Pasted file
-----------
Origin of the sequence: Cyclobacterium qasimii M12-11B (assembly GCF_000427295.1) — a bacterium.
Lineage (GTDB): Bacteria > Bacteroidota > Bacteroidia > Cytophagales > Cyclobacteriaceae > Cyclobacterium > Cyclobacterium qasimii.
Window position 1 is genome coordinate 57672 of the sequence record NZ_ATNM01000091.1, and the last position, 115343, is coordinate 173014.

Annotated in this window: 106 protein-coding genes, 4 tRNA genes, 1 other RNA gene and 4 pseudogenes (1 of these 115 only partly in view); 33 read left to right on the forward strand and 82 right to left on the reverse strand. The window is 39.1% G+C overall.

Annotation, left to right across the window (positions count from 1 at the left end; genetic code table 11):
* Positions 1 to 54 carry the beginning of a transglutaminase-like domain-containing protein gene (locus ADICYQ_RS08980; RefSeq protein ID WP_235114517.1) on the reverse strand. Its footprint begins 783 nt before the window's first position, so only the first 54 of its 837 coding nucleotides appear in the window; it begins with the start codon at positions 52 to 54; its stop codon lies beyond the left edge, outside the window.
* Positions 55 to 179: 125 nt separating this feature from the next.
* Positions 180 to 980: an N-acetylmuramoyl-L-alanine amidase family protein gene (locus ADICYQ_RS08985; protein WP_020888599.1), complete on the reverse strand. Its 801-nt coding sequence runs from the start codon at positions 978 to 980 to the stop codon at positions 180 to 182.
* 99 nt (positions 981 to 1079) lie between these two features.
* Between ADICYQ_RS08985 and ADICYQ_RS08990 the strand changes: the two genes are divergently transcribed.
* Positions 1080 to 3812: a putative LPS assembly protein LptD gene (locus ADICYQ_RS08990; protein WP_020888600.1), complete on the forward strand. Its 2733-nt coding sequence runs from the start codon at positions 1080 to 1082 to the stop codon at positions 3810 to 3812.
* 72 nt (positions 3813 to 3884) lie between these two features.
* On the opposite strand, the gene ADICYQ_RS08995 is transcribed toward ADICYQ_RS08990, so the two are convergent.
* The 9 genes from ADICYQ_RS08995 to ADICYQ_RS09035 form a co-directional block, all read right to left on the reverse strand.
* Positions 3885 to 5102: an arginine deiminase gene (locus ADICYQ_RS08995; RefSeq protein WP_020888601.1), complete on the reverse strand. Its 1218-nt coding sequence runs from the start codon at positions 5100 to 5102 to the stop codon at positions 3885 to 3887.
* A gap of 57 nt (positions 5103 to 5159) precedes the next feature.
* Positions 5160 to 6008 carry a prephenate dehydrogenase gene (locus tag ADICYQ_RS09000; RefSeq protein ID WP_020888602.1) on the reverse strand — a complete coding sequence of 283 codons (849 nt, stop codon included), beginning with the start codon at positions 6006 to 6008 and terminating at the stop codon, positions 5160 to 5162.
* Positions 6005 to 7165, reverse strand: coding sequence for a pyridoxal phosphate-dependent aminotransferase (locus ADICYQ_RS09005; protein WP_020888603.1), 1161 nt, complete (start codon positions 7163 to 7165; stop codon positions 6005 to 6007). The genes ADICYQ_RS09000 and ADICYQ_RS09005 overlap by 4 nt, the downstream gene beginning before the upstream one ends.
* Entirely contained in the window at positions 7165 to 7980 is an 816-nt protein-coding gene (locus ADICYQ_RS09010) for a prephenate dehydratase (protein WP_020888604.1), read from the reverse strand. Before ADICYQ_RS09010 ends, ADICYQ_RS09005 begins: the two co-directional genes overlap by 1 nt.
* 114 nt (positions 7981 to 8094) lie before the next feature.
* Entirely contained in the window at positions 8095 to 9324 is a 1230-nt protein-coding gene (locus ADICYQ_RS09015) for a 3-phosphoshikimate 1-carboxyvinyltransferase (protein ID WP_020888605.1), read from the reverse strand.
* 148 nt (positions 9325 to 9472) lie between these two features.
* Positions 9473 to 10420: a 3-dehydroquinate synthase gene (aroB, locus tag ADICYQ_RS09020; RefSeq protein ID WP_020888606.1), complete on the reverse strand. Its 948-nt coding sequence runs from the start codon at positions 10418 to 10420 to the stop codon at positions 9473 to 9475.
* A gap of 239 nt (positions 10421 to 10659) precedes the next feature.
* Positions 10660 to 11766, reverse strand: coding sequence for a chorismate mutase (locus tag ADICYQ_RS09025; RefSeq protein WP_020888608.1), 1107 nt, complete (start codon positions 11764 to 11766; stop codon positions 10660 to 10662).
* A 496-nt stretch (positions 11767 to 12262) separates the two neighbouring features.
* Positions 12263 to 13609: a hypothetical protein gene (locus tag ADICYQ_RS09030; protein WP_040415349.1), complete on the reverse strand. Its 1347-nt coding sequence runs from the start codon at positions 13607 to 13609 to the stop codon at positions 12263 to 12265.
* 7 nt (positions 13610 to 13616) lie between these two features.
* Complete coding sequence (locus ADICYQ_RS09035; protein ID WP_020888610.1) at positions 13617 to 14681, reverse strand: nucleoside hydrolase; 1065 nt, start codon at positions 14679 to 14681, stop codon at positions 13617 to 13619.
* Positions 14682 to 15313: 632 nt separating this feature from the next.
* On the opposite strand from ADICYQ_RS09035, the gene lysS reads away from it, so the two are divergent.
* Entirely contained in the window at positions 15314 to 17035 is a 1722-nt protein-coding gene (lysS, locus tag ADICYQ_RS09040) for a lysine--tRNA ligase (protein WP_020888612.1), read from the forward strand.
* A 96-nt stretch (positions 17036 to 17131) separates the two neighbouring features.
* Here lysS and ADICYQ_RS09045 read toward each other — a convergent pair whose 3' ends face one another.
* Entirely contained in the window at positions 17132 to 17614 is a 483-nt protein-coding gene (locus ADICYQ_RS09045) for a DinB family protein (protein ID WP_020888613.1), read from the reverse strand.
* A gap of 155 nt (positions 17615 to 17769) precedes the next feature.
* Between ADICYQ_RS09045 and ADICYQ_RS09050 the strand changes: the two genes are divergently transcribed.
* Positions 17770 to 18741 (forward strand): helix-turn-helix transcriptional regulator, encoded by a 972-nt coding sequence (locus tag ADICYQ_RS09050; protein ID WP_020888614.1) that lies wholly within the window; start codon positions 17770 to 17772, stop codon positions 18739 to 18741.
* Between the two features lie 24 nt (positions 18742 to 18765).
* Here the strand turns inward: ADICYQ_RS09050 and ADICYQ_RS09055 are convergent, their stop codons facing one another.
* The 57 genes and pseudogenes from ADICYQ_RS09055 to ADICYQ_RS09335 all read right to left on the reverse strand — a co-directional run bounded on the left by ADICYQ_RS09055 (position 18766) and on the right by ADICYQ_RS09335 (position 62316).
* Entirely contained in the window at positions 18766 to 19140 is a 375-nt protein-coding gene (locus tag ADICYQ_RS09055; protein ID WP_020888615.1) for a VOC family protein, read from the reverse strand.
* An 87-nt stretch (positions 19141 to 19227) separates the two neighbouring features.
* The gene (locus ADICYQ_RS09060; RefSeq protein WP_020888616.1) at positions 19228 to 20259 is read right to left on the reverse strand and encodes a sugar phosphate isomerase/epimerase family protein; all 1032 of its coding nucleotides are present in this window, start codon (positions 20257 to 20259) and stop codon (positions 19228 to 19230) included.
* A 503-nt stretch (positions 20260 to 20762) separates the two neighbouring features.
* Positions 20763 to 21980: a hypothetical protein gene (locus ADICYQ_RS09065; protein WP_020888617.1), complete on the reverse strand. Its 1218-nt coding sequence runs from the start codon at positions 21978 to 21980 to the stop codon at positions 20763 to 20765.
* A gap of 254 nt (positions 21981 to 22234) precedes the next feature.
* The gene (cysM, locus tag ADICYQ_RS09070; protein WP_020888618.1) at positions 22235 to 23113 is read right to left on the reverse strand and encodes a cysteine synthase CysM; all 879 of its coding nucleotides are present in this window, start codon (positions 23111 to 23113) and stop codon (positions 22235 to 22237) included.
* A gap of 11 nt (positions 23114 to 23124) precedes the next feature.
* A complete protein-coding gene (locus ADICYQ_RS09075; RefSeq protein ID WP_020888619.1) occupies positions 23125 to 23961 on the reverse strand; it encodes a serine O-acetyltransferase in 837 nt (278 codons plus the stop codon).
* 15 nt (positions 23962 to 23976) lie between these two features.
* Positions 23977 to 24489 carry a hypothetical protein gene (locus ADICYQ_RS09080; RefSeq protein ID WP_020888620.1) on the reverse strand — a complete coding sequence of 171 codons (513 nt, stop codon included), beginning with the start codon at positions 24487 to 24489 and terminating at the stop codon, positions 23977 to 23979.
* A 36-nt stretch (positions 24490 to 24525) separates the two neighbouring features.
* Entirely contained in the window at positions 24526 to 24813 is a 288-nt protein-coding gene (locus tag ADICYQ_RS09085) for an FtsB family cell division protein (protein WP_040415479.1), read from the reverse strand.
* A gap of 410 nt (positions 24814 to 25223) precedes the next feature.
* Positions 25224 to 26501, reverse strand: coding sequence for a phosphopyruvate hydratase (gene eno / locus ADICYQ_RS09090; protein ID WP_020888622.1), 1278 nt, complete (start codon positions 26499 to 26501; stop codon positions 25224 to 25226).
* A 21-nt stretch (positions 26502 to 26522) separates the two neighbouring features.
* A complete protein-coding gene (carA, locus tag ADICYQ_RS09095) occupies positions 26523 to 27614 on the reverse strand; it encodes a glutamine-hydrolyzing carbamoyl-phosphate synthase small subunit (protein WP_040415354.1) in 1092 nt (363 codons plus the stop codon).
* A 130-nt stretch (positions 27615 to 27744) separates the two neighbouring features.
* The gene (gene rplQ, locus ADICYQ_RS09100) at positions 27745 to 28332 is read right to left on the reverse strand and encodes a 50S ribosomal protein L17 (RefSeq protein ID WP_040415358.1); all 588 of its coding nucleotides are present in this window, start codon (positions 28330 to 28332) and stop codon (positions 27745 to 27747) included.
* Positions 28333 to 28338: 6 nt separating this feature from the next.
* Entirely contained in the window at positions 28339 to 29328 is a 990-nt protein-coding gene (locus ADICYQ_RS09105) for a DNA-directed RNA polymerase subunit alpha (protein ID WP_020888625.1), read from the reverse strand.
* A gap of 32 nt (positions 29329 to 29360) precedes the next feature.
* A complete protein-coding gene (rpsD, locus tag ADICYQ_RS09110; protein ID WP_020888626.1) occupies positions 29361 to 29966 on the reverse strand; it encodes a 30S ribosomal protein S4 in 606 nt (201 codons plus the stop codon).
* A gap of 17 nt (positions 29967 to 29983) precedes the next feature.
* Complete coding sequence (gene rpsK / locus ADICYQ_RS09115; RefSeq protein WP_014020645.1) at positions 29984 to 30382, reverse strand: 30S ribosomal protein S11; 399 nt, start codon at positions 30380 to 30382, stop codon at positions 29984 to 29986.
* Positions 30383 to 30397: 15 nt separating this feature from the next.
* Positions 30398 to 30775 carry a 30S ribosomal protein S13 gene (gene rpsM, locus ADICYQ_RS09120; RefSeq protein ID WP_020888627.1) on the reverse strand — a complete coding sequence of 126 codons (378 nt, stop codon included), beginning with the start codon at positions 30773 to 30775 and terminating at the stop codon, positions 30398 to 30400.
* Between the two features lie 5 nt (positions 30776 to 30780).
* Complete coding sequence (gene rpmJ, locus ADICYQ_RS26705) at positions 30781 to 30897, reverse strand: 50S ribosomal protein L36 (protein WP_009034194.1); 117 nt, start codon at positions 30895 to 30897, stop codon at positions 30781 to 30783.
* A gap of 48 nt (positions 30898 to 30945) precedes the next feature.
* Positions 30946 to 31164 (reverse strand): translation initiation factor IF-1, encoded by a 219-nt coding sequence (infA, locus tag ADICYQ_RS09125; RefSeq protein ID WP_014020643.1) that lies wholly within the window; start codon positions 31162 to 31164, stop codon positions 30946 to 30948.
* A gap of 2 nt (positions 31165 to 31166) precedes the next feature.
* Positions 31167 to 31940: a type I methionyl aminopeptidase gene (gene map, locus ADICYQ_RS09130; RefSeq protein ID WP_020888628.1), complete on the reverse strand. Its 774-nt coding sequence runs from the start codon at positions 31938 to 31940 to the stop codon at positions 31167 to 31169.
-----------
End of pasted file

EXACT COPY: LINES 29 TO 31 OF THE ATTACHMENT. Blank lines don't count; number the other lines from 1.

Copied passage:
* Complete coding sequence (locus ADICYQ_RS09035; protein ID WP_020888610.1) at positions 13617 to 14681, reverse strand: nucleoside hydrolase; 1065 nt, start codon at positions 14679 to 14681, stop codon at positions 13617 to 13619.
* Positions 14682 to 15313: 632 nt separating this feature from the next.
* On the opposite strand from ADICYQ_RS09035, the gene lysS reads away from it, so the two are divergent.